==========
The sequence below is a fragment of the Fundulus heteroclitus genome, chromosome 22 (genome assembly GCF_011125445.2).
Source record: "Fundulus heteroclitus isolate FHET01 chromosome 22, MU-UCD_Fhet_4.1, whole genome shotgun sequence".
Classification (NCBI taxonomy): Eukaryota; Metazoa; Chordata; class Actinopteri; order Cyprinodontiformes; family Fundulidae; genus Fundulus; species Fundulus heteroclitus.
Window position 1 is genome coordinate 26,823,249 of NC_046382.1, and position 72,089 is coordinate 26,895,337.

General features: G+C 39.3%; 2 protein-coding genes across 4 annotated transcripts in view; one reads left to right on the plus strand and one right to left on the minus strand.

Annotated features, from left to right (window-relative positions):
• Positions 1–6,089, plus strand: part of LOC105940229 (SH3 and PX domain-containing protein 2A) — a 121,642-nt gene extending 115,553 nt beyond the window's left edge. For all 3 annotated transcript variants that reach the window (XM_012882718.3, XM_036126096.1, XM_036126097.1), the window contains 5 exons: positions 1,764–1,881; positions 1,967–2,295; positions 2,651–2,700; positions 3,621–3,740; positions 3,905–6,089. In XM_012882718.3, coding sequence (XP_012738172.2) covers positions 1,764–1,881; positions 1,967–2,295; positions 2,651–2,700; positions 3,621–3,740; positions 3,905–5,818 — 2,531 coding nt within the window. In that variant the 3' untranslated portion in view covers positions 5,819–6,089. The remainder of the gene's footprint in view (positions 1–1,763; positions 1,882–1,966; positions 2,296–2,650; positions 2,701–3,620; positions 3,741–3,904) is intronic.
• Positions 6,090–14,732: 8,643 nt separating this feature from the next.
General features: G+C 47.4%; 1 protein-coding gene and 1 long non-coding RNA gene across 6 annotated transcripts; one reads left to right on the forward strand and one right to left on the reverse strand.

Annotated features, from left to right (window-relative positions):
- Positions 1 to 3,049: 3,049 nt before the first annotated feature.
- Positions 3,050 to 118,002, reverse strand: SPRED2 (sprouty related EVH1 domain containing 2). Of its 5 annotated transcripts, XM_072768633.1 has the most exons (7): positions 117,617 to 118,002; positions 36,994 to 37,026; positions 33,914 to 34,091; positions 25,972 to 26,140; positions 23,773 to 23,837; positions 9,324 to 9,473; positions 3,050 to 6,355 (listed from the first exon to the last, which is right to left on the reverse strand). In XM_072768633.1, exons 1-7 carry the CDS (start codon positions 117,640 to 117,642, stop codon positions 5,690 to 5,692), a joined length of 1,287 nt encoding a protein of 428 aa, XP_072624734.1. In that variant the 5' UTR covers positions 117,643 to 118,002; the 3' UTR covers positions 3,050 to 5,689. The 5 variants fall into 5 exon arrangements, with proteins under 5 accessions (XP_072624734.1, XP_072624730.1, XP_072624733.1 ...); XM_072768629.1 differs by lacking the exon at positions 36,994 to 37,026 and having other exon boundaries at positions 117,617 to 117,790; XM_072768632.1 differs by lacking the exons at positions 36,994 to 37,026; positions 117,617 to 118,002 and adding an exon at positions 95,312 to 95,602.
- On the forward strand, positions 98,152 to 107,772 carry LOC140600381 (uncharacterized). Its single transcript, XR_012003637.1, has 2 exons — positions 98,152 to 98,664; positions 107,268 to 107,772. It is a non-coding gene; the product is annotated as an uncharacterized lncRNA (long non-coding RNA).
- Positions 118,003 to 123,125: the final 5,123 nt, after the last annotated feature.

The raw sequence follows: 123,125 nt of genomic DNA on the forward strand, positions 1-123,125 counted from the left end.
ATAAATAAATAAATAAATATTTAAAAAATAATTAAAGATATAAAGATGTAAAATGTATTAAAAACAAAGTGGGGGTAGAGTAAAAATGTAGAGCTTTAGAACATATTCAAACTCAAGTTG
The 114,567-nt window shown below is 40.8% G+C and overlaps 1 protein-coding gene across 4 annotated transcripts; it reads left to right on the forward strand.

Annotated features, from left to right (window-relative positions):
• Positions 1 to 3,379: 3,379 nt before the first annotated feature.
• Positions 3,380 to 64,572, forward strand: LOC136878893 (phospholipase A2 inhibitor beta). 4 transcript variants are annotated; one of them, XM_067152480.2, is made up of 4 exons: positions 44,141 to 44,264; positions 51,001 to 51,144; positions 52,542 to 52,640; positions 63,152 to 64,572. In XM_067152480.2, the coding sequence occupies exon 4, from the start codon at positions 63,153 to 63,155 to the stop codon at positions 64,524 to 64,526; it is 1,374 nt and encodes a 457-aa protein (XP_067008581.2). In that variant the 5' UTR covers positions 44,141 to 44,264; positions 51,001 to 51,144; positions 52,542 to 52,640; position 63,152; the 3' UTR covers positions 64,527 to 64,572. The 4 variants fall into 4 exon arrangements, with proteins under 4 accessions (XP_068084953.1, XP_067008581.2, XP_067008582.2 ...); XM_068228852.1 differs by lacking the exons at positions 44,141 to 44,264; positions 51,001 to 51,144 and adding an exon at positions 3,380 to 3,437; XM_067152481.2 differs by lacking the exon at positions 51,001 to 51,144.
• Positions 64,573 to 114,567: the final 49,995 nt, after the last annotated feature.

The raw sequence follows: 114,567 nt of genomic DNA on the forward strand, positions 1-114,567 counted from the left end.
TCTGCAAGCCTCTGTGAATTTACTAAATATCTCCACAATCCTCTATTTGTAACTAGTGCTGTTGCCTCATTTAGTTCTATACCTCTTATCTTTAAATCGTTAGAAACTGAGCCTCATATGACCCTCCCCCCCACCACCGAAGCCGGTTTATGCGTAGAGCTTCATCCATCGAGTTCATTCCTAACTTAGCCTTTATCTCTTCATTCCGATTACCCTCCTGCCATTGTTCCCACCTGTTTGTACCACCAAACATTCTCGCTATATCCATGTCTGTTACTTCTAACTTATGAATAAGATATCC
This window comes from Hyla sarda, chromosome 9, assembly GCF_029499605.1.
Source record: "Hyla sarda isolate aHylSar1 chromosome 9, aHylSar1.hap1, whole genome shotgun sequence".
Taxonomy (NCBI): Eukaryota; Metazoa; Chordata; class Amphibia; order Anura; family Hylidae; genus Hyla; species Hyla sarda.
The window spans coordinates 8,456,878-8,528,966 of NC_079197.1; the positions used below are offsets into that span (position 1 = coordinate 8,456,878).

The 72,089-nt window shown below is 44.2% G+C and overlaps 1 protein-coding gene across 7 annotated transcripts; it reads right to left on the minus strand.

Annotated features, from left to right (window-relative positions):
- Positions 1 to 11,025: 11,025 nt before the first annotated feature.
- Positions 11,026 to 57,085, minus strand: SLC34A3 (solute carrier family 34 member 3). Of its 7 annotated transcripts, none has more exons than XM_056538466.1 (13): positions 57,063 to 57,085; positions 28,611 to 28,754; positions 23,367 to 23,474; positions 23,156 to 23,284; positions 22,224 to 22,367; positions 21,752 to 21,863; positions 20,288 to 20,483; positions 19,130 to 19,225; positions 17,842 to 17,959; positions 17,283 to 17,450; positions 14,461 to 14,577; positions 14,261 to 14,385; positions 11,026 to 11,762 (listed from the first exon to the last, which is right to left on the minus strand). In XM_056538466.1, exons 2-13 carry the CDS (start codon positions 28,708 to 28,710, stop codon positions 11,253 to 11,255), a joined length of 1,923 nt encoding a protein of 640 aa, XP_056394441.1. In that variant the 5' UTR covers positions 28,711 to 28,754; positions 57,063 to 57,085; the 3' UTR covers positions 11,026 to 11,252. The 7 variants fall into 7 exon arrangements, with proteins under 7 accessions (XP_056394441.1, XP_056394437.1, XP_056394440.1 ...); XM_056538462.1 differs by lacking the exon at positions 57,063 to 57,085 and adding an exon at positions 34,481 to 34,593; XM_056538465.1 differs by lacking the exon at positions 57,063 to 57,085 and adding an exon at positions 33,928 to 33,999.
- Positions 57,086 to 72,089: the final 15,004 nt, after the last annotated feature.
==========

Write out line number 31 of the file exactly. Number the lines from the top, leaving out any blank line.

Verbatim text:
- Positions 11,026 to 57,085, minus strand: SLC34A3 (solute carrier family 34 member 3). Of its 7 annotated transcripts, none has more exons than XM_056538466.1 (13): positions 57,063 to 57,085; positions 28,611 to 28,754; positions 23,367 to 23,474; positions 23,156 to 23,284; positions 22,224 to 22,367; positions 21,752 to 21,863; positions 20,288 to 20,483; positions 19,130 to 19,225; positions 17,842 to 17,959; positions 17,283 to 17,450; positions 14,461 to 14,577; positions 14,261 to 14,385; positions 11,026 to 11,762 (listed from the first exon to the last, which is right to left on the minus strand). In XM_056538466.1, exons 2-13 carry the CDS (start codon positions 28,708 to 28,710, stop codon positions 11,253 to 11,255), a joined length of 1,923 nt encoding a protein of 640 aa, XP_056394441.1. In that variant the 5' UTR covers positions 28,711 to 28,754; positions 57,063 to 57,085; the 3' UTR covers positions 11,026 to 11,252. The 7 variants fall into 7 exon arrangements, with proteins under 7 accessions (XP_056394441.1, XP_056394437.1, XP_056394440.1 ...); XM_056538462.1 differs by lacking the exon at positions 57,063 to 57,085 and adding an exon at positions 34,481 to 34,593; XM_056538465.1 differs by lacking the exon at positions 57,063 to 57,085 and adding an exon at positions 33,928 to 33,999.